"There are two basic principles of musical structure I rely on. The first is expressed by the force of attraction, (gravity, love, concentration, creation), and the second lies in the idea of repetition, (materialization, duration). My mindfulness of this constitutes the only score. I find I must wait before the beginning of each performance until I am surprised by the first sound I make and the fact that it is made. Then, I feel ready to proceed."

A chapter about the extraordinary history of experimental music at the University of Illinois in the mid-20th Century, written for the book The University of Illinois: Engine of Innovation, edited by Frederick E. Hoxie, University of Illinois Press, 2017.

Keywords: brain–computer music interface, wearable EEG, physiological
computing, affective computing, music cognition, digital music instruments, interactive media installation, virtual reality, experimental music, neurogaming
Reference: In A. Nijholt (Ed.). More Playful User Interfaces. Interfaces that Invite Social and Physical Interaction. Series: Gaming Media and Social Effects. ISBN 978-981-287-545-7, ISBN 978-981-287-546-4 (eBook), 2015, XII, 247 p. 112 illus., 106 illus. in color, May 2015. DOI:

Keywords: propositional music, music neuroscience, self-organizing musical forms, neuromusic, brainwave music, brain music interface, music, composition, music performance, music improvisation, biofeedback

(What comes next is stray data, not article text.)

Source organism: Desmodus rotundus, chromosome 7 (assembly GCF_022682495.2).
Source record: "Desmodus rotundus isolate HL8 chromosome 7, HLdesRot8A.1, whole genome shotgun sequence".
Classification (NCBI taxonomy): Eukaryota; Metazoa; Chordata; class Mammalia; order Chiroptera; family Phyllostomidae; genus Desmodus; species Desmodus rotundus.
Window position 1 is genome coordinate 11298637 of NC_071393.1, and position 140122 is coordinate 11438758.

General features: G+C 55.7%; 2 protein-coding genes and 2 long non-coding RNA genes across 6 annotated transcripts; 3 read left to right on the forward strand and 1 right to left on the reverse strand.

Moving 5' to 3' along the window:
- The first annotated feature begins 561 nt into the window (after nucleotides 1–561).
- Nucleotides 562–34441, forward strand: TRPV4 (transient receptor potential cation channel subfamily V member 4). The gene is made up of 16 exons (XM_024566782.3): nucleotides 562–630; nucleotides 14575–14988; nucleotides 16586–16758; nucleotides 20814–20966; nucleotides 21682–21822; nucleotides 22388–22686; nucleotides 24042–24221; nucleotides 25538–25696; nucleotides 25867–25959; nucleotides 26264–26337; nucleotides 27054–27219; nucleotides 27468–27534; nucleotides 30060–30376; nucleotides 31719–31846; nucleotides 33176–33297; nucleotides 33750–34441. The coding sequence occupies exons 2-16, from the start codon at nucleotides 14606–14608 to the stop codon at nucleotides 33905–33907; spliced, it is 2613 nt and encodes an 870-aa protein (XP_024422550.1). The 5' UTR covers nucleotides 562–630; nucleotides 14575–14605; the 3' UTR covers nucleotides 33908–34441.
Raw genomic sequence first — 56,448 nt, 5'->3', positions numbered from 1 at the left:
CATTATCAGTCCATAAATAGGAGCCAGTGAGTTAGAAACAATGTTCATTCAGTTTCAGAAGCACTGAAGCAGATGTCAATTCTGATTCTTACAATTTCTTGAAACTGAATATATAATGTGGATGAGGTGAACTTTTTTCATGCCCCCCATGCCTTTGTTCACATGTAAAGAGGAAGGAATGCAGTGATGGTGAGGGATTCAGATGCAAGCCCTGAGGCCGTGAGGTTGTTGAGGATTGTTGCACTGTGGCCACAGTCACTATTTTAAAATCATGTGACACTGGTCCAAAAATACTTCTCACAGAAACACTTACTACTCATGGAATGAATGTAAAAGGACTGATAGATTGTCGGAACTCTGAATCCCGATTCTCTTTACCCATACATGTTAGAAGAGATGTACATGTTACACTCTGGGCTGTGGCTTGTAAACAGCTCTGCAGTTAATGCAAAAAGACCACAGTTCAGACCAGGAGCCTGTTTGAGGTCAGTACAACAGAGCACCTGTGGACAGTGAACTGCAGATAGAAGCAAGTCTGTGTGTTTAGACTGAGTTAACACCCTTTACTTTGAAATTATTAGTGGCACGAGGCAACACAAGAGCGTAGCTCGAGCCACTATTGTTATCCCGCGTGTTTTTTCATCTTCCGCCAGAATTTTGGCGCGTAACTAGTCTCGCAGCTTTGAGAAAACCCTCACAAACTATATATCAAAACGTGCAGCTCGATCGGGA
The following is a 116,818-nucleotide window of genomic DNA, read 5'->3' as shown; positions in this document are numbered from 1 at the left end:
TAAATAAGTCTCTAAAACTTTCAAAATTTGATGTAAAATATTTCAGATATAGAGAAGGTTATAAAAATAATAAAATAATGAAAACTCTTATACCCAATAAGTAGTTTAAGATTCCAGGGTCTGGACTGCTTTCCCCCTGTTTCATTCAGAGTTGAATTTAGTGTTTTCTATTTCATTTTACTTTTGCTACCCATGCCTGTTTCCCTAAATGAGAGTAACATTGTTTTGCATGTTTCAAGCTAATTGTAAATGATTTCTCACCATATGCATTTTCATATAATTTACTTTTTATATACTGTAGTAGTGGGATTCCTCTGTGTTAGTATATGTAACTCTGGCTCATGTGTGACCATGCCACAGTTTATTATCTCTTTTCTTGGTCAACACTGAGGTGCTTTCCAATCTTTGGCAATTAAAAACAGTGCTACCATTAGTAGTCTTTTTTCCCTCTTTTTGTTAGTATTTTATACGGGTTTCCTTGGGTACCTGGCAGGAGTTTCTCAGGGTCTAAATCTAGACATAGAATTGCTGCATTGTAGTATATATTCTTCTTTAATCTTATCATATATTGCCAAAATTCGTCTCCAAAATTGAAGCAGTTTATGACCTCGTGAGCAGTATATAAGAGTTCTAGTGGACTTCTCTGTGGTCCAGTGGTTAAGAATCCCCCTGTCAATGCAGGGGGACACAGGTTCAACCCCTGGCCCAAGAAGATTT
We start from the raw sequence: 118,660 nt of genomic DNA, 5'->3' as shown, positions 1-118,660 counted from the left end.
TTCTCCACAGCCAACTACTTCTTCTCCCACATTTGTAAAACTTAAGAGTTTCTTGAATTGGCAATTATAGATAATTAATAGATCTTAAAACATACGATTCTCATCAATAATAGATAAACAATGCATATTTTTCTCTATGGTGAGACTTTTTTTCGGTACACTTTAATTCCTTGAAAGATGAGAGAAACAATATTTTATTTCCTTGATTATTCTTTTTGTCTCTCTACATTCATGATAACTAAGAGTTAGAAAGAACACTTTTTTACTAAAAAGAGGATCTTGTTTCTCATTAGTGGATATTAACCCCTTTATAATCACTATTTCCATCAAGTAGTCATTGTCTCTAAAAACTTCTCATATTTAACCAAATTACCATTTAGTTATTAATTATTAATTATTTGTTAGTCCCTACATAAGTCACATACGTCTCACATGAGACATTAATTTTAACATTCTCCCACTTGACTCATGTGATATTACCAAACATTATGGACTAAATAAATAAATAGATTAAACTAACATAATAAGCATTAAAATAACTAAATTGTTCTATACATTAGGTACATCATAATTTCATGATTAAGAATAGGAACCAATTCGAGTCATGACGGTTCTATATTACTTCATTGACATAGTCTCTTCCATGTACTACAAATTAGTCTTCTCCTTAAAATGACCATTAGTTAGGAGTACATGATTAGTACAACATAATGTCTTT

Reference: Rosenboom, D. (2014). Active imaginative listening—a neuromusical critique. Frontiers in Neuroscience, Auditory Cognitive Neuroscience, The Musical Brain, 8, 1-7, DOI=10.3389/fnins.2014.00251.

A philosophical and theoretical perspective on BCMI published as the Forward to the book: Miranda, E. R. and J. Castet (Eds.). (2014). Guide to Brain-Computer Music Interfacing. (London: Spinger Verlag).

[PDF AVAILABLE FOR DOWNLOAD] Article extracted from a presentation by the author and published online in: Proceedings, The 88th Annual Meeting 2012, National Association of Schools of Music, Number 101, May 2013, 43-54, (Reston, VA).

Edited transcription of a conversation recorded on video that took place at Mills College in 1983, published in the book, Xenakis matters. Sharon Kanach (ed.). (Hillsdale, New York: Pendragon Press), xxx-xli.

[PDF AVAILABLE FOR DOWNLOAD] David Rosenboom's address to the students of California Institute of the Arts at their graduation on May 20, 2011, while Rosenboom was serving as Co-Acting President of CalArts.

Interview by Martine Bellen concentrating on the creation of AH! opera no-opera, online:

[PDF AVAILABLE FOR DOWNLOAD] A statement about music education written for the groundbreaking ceremony of The Wild Beast music pavilion at California Institute of the Arts and published in the magazine, CalArts, Spring/Summer 2008.

Interview by E. Soltes (video and transcription) for Oral History of American Music. New Haven, CT: Yale University.

Preface in Bohn, J. M. The music of American composer Lejaren Hiller and an examination of his early works involving technology. (Lewiston, NY: Edwin Mellen Press), i-xix.

[PDF AVAILABLE FOR DOWNLOAD] An extensive monograph exploring what experimental music can teach us about recognizing and communicating with forms of intelligence other than our own, including examples from several decades of the author's work and with implications for the future of interactive processes and media.